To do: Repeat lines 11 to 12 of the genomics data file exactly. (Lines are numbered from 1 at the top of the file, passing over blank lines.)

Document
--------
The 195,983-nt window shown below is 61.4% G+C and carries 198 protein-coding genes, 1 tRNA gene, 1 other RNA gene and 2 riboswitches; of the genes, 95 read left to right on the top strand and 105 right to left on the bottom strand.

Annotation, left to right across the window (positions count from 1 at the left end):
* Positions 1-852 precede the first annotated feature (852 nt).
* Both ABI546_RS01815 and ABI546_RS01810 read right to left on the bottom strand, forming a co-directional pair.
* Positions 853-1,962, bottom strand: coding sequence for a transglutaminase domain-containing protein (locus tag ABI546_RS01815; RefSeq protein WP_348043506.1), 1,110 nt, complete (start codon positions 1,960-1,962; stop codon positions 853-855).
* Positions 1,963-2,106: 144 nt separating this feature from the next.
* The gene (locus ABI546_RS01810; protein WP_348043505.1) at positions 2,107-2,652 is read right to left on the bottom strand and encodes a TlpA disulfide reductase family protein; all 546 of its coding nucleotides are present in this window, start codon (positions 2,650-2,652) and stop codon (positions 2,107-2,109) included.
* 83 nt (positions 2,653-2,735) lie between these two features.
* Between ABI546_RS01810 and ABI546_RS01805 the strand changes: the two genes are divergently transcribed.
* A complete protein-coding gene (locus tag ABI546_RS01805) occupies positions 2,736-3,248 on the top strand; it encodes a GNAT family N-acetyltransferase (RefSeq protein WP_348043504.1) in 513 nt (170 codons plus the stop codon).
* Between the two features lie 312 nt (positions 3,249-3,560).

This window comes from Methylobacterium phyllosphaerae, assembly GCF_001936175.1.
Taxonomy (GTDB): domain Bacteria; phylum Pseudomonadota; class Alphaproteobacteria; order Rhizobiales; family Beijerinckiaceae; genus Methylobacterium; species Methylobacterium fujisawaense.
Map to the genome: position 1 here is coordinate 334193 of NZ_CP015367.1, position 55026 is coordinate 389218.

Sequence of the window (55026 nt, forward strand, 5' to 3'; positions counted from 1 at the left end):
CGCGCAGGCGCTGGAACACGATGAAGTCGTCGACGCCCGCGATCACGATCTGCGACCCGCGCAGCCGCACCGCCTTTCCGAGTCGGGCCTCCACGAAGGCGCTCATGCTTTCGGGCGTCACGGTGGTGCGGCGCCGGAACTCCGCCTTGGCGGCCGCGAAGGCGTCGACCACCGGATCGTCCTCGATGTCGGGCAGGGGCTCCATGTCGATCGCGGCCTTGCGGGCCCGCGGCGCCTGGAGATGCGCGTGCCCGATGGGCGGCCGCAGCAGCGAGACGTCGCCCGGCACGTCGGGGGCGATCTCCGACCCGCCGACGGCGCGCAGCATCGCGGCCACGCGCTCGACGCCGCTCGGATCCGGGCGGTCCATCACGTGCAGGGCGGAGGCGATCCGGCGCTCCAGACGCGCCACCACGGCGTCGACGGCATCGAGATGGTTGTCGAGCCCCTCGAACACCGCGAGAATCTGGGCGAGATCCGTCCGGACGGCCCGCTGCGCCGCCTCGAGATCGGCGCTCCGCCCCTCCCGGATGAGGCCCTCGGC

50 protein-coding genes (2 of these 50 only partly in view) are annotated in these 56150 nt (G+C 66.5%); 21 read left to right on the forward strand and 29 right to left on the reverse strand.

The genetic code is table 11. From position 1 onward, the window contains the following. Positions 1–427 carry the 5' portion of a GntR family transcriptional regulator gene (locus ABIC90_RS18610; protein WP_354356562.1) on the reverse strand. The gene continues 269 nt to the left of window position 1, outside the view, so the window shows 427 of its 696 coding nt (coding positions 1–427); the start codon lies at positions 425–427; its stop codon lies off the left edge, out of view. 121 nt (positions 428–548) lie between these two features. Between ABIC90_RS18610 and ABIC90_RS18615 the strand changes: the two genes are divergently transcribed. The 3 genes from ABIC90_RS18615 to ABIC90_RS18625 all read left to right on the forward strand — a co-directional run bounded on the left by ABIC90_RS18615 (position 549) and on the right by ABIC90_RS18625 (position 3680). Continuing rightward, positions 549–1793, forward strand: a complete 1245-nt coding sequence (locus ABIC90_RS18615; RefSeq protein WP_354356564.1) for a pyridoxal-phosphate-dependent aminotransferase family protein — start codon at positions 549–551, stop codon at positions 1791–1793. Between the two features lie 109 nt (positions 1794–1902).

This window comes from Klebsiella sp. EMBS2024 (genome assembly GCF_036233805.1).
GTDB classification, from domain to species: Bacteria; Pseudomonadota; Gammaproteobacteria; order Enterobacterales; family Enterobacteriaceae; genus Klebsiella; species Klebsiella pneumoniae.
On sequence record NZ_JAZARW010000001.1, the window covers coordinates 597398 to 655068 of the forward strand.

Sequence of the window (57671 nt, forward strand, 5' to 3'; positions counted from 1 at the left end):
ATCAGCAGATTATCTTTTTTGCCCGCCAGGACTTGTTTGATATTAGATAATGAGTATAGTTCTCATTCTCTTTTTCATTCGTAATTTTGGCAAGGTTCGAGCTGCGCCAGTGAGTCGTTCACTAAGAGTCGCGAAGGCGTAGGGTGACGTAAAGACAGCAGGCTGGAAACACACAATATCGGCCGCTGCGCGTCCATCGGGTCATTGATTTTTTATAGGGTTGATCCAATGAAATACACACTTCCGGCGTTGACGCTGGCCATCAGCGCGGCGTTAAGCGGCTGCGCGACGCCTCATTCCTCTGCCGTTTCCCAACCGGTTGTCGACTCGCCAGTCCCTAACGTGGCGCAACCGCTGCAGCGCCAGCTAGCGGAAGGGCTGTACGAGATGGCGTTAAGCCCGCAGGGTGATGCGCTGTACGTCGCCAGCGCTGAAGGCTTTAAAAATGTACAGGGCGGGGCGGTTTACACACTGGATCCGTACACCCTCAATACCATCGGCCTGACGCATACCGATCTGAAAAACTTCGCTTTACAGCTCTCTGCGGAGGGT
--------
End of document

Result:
* Between the two features lie 312 nt (positions 3,249-3,560).

This window comes from Methylobacterium phyllosphaerae, assembly GCF_001936175.1.